Monday, February 9, 2015

Stage 3 Suntour

Stage 3 Suntour

It was the case of a little bit of groundhog day at the Suntour today with final few km's of the stage identical to that of stage 3. Today we not only finished in negambie but also kicked the stage off there so was a novel day of riding out of the accommodation to the start and also back there after the finish, very very convenient. On paper the stage seemed to most likely come down to a field sprint and our Korda mentha national were more than happy with this and decided to again put our support behind of man of Steele Von Hoff! The tricky part of the stage was Nasty 6km climb midway through the stage which threatened to break the field apart but fortunately we had what I felt was a good plan to ensure we can steele a chance at the bunch gallop.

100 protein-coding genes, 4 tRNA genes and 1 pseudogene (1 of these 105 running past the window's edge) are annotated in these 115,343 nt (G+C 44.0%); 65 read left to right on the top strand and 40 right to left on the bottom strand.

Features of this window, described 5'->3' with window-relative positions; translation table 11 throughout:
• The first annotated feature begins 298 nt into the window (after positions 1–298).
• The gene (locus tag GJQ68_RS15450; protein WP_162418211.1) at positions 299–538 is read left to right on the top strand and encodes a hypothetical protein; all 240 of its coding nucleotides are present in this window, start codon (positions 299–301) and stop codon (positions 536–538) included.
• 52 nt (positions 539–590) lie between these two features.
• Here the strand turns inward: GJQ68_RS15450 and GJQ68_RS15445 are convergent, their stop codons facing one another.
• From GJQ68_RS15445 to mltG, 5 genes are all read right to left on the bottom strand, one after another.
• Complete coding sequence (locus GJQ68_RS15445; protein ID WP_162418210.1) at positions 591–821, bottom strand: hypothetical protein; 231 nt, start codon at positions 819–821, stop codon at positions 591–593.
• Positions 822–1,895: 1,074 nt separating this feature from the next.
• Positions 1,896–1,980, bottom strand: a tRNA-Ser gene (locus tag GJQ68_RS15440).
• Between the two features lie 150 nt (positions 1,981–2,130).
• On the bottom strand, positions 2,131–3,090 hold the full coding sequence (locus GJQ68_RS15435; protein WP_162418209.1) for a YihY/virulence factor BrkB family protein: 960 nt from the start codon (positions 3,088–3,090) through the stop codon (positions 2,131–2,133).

The stage kicked off ideally with a manageable sized group of 6 riders skipping up the road inside the first 5km. Fortunately a couple of the other teams UHC and MTN also wanted a field sprint and decided to do the early work so our boys could chill out in the peleton before step one of our plan was called upon. The pace was like the day before for the first part of the race, not hard but not solid enough that you were never comfortable. Steele was very confident as usual and made sure we all knew he was keen for the sprint. It's always nice as a team when your sprinter shows this enthusiasm for the bunch gallop battle as latter in the stage when you working your backside of chasing down the breakaway it's always more motivating doing it for a motivated leader. So as we rolled toward the base of the potentially race changing climb the gang sprung into action.